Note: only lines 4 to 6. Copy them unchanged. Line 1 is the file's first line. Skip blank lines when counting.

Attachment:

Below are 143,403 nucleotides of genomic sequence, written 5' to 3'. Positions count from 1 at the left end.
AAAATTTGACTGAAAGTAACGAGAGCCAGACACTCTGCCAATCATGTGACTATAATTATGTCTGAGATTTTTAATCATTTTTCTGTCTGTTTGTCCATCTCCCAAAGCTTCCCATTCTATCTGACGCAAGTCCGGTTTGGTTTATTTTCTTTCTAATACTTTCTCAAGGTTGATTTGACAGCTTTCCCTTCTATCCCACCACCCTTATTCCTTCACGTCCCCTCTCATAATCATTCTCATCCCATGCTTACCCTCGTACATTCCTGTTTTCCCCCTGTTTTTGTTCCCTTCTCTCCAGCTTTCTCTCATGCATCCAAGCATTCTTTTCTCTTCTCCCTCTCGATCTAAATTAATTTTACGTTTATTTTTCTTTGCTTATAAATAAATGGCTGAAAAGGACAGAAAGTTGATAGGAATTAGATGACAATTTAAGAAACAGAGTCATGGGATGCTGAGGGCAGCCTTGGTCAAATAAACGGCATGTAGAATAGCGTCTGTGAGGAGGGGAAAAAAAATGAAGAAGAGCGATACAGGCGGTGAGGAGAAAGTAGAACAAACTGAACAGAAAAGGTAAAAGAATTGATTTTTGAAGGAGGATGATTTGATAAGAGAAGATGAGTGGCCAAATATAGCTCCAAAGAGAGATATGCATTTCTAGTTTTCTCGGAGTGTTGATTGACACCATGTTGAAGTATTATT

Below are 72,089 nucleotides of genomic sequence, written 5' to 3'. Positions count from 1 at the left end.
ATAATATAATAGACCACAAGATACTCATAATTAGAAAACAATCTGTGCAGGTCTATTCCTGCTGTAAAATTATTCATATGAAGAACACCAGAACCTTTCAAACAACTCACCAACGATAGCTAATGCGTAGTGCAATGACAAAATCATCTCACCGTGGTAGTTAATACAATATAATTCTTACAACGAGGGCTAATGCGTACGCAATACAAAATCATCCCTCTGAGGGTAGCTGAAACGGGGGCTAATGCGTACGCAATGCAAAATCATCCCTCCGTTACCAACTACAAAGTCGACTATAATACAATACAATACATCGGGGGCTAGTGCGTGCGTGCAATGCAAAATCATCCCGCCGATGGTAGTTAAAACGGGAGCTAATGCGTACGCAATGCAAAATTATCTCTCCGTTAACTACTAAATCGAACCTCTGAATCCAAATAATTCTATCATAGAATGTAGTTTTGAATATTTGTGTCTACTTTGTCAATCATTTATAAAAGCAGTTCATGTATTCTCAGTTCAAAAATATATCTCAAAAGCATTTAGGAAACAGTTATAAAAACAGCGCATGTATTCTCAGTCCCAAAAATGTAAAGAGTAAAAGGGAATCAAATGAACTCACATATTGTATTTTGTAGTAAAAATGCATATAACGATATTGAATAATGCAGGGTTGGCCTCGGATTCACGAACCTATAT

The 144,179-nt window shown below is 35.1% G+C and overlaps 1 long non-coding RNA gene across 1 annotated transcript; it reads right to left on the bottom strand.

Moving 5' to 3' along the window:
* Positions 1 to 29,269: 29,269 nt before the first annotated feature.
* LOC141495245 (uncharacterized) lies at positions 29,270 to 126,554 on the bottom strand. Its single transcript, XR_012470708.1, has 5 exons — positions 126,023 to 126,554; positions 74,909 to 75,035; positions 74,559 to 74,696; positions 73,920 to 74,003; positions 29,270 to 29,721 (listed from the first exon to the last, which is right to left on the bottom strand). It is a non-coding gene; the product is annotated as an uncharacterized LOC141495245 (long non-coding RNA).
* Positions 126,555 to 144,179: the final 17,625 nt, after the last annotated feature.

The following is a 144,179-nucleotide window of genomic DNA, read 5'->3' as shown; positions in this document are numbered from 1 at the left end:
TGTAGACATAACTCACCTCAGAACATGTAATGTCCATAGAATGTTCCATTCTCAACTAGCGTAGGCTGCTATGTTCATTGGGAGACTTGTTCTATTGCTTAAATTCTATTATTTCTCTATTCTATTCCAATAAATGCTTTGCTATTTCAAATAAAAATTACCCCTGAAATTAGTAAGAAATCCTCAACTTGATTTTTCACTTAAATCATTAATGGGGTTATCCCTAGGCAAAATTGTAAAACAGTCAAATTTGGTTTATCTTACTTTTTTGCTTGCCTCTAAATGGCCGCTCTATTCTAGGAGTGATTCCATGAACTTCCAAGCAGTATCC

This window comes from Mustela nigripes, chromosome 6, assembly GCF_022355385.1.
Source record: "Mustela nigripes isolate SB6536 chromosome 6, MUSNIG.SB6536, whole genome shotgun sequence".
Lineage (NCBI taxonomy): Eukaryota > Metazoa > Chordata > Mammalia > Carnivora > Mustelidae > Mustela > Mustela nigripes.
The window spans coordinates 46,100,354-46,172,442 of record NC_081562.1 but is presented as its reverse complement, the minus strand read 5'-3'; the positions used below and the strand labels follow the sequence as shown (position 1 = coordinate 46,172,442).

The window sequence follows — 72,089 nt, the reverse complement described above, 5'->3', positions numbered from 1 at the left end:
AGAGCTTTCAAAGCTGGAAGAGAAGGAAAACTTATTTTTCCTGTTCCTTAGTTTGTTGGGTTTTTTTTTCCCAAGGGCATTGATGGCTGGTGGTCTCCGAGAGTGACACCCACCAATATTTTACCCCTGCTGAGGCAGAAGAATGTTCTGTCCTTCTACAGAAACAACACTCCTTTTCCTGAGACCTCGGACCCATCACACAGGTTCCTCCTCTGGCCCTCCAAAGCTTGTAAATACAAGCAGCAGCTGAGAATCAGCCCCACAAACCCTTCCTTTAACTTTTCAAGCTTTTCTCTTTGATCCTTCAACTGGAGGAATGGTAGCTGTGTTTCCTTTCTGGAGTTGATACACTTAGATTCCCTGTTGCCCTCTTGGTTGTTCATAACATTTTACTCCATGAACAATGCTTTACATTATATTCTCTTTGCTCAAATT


ATAATATAATAGACCACAAGATACTCATAATTAGAAAACAATCTGTGCAGGTCTATTCCTGCTGTAAAATTATTCATATGAAGAACACCAGAACCTTTCAAACAACTCACCAACGATAGCTAATGCGTAGTGCAATGACAAAATCATCTCACCGTGGTAGTTAATACAATATAATTCTTACAACGAGGGCTAATGCGTACGCAATACAAAATCATCCCTCTGAGGGTAGCTGAAACGGGGGCTAATGCGTACGCAATGCAAAATCATCCCTCCGTTACCAACTACAAAGTCGACTATAATACAATACAATACATCGGGGGCTAGTGCGTGCGTGCAATGCAAAATCATCCCGCCGATGGTAGTTAAAACGGGAGCTAATGCGTACGCAATGCAAAATTATCTCTCCGTTAACTACTAAATCGAACCTCTGAATCCAAATAATTCTATCATAGAATGTAGTTTTGAATATTTGTGTCTACTTTGTCAATCATTTATAAAAGCAGTTCATGTATTCTCAGTTCAAAAATATATCTCAAAAGCATTTAGGAAACAGTTATAAAAACAGCGCATGTATTCTCAGTCCCAAAAATGTAAAGAGTAAAAGGGAATCAAATGAACTCACATATTGTATTTTGTAGTAAAAATGCATATAACGATATTGAATAATGCAGGGTTGGCCTCGGATTCACGAACCTATAT

The 144,179-nt window shown below is 35.1% G+C and overlaps 1 long non-coding RNA gene across 1 annotated transcript; it reads right to left on the bottom strand.

Moving 5' to 3' along the window: